The intercondylar projection or surface may extend between the condyles and have a surface which, together with the surface of the post, has a camming action influencing the posterior movement of the meniscal component in high degrees of flexion.
One embodiment of the invention will now be described with reference to the accompanying drawings, in which:
FIG. 1 shows a perspective view of the femoral component,
FIG. 2 is a similar perspective view of the meniscal component drawn rectangularly for simplicity and showing the guide post extending through the meniscal component from the tibial base plate (not shown),
FIG. 2A is a side elevation of the assembled TKR with the tibial base plate fixed to a resected tibia,
FIG. 2B is a front elevation of the femoral component about to be brought into contact with the meniscal component,
FIG. 2C is a plan view of the meniscal component,
FIGS. 3, 4, 5, 6, 7 and 8 are sectional elevations showing the femoral component at various indicated angles of flexion,
FIG. 9 is a side view of the femoral component,
FIG. 10 is a similar side view, partly in section, showing the patella-bearing surfaces and the intercondylar guide surface,
FIG. 11 is an anterior view of the femoral component and meniscal component, but not showing the post or abutment,
FIG. 12 is a view, partly in section, of the tibial base plate showing the guide post in detail,
FIGS. 13 and 14 are plan views showing the sliding movement of the meniscal component or the tibial base plate,
FIGS. 15 and 16 are perspective views of a second embodiment in accordance with the invention,
FIG. 17 is a lateral, cross-sectional view of the assembled prosthesis shown in FIGS. 15 and 16, and
FIG. 18 is a cross-sectional view of the prosthesis shown in FIG. 17 taken in the anterior-posterior direction.
Referring to the drawings, the femoral component preferably has a high degree of conformity with corresponding bearing surfaces on the meniscal component. The femoral component may be substantially as described in our PCT Application No. PCT/GB94/01047 (WO 94/26212), and have a pair of condyles 10 and 12, which are shaped to correspond closely in saggittal planes with corresponding meniscal bearing-surfaces 13 and 14, formed in the upper surface of a meniscal component 15. The femoral component has cut-away portions 16 which extend the degree of flexion over which the condyles 10 and 12 are in close contact with the corresponding meniscal-bearing surfaces.
As shown diagrammatically in FIG. 2, a guide post 18 is attached to a tibial base plate as shown, e.g. in FIGS. 3 to 8, and extends through a hole or slot 32 in the meniscal component. This slot or hole is elongated in the anterior-posterior direction and is generally closed at both ends. The femoral component has an intercondylar guide surface 20 linking the two condyles 10 and 12. The interaction of the intercondylar projection 20 with the plastic guide post 18 is illustrated in FIGS. 3 to 8.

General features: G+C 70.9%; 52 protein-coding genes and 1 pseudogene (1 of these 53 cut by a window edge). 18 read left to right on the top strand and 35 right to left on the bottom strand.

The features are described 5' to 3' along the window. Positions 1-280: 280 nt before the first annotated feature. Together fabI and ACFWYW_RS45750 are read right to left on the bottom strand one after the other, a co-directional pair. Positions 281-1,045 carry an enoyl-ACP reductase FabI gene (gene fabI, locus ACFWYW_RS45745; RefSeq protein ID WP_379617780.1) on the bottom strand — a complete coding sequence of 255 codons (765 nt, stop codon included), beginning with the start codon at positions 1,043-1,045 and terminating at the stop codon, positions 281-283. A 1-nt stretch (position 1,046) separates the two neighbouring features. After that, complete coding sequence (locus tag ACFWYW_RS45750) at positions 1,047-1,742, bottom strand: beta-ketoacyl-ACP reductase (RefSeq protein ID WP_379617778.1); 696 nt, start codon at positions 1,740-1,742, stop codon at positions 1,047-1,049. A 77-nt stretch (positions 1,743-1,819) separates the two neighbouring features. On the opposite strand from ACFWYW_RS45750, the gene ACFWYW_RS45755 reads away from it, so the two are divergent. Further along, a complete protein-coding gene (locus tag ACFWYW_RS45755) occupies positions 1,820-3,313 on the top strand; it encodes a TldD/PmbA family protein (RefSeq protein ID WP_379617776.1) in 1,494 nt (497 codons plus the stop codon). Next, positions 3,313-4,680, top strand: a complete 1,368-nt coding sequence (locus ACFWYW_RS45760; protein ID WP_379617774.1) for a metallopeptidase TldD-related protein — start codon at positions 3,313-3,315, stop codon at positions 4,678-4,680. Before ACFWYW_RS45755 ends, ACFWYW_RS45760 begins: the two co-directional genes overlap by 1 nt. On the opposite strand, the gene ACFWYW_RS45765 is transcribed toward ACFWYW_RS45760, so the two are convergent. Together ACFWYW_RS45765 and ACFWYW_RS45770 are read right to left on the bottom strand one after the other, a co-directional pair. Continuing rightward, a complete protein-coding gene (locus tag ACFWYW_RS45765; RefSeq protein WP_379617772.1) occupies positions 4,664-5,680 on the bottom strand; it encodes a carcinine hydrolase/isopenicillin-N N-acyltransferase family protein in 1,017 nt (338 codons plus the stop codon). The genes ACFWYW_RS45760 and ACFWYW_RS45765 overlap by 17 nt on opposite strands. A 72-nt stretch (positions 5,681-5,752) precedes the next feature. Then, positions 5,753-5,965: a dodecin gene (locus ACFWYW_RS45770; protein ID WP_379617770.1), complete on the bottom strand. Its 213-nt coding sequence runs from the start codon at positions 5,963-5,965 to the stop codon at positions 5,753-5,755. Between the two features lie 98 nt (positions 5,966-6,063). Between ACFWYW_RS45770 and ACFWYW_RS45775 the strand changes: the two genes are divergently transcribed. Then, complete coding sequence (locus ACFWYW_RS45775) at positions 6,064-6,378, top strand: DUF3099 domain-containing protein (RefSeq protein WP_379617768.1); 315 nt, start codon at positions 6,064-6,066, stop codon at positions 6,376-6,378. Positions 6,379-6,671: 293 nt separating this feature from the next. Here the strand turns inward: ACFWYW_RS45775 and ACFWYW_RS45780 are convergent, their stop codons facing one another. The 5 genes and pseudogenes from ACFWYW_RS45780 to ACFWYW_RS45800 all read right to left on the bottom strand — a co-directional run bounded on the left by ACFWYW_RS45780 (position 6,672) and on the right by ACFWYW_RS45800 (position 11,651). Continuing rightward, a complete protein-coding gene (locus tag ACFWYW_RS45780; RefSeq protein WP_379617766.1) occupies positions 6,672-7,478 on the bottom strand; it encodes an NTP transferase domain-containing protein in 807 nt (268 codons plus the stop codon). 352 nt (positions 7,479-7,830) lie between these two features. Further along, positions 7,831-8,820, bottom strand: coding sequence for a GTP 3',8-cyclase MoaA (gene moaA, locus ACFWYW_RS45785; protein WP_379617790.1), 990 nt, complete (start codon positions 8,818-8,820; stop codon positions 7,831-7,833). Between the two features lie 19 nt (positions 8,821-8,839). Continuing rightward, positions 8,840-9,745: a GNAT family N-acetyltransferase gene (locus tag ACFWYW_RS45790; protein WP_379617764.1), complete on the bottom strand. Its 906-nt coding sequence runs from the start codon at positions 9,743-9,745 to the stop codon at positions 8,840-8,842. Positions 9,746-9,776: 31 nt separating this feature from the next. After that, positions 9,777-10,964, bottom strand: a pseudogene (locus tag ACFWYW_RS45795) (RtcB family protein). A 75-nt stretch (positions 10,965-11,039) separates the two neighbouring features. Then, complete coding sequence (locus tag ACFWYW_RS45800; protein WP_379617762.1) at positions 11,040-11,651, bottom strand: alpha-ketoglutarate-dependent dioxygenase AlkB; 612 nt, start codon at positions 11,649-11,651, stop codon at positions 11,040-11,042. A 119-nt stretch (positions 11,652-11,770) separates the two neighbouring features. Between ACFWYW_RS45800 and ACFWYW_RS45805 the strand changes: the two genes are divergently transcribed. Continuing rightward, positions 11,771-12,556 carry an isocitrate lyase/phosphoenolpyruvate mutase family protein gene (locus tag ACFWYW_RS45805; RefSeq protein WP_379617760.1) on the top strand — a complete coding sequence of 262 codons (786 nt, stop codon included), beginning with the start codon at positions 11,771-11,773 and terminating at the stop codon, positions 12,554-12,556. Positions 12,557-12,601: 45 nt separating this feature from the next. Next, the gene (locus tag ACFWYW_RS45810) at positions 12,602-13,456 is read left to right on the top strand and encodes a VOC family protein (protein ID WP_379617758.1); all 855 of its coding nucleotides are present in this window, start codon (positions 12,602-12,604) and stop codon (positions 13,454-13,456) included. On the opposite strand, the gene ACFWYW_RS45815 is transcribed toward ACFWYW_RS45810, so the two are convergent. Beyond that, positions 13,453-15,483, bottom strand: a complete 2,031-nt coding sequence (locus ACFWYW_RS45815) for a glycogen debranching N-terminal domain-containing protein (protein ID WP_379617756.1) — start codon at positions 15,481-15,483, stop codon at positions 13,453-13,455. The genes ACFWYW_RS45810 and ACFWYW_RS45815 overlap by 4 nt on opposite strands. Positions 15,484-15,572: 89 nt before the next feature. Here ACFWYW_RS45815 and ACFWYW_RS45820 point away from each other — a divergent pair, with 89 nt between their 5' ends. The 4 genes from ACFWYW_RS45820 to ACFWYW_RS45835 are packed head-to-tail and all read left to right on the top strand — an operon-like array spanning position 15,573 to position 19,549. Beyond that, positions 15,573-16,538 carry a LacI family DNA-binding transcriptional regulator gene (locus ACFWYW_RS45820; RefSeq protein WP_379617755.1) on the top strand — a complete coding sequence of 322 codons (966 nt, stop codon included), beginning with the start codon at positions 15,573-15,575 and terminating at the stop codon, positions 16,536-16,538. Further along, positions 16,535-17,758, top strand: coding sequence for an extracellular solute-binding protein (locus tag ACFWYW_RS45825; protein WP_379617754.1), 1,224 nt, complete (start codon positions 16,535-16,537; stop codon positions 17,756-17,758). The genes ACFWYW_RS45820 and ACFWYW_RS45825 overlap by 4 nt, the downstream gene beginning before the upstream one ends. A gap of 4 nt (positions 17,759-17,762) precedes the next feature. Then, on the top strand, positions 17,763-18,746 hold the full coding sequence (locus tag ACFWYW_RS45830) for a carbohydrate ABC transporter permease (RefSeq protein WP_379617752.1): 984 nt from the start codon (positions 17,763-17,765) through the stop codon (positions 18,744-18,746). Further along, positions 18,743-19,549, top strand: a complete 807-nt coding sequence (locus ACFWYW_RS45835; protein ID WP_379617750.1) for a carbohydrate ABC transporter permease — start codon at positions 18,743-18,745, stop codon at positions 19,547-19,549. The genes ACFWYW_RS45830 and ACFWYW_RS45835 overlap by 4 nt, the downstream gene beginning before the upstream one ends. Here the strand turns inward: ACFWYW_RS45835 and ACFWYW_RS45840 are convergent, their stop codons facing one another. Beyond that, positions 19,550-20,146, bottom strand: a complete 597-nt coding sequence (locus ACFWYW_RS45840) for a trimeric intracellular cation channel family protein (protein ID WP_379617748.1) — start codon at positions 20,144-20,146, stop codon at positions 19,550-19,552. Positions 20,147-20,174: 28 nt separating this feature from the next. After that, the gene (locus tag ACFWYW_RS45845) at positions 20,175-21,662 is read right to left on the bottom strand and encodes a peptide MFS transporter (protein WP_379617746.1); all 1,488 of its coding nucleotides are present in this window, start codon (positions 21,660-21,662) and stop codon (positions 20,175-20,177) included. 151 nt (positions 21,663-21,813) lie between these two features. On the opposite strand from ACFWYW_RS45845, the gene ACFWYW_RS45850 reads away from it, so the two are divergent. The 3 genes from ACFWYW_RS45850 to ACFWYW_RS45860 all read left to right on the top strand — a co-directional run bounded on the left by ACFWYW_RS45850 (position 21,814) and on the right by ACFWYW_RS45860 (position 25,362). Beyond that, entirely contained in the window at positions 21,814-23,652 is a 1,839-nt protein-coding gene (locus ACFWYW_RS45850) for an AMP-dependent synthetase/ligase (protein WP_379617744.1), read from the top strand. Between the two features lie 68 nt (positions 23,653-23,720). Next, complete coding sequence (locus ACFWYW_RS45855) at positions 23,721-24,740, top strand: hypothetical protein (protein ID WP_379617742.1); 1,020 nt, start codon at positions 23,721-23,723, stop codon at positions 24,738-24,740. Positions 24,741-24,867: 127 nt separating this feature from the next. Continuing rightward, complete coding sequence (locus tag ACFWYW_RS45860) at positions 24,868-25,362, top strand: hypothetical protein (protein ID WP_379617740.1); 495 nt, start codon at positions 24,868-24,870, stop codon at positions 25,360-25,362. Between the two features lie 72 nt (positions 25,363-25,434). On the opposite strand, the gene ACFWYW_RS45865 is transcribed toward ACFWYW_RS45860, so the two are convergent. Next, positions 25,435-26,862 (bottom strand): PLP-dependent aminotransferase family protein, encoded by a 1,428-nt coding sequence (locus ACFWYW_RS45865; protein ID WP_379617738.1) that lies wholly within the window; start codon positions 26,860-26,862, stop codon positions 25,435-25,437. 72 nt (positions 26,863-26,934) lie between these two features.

As can be seen in FIG. 3, the guide post 18 is secured to tibial base plate 22 which has a stud 24 for attachment to the resected tibia. Meniscal component 15 is trapped between the tibial base plate and the femoral component but, as will be described below, has a limited degree of freedom of movement. In the position shown in FIG. 3, the guide post 18 links the three components loosely together and provides, together with the anterior stop 26 on the tibial base plate, some stability in extension.
Plastic guide post 18 has a sloping surface 28 and intercondylar projection 20 has a curved cam-like surface 30. Consequently, as the femoral component begins to pivot on the meniscal component, the projection 20 moves closer to the sloping face 28 of the guide post. When a degree of flexion of about 75° is reached (FIG. 6), the intercondylar projection 20 touches the surface 28 of the plastic guide post 18.
Because the surface of the condyles corresponds in close conformity with the meniscal-bearing surfaces 13 and 14, the effect of the projection 20 touching and sliding over the surface 28 is to cause the meniscal component to slide back on the tibial base plate (see FIG. 7). This movement has reached its maximum in FIG. 8 where the meniscal component has slid back until the end of the slot 32 through which the post extends abuts against the back surface 34 of the post. This abutment of the post with the end of the slot also prevents any tendency of the meniscal component to flip up from contact with the tibial base plate.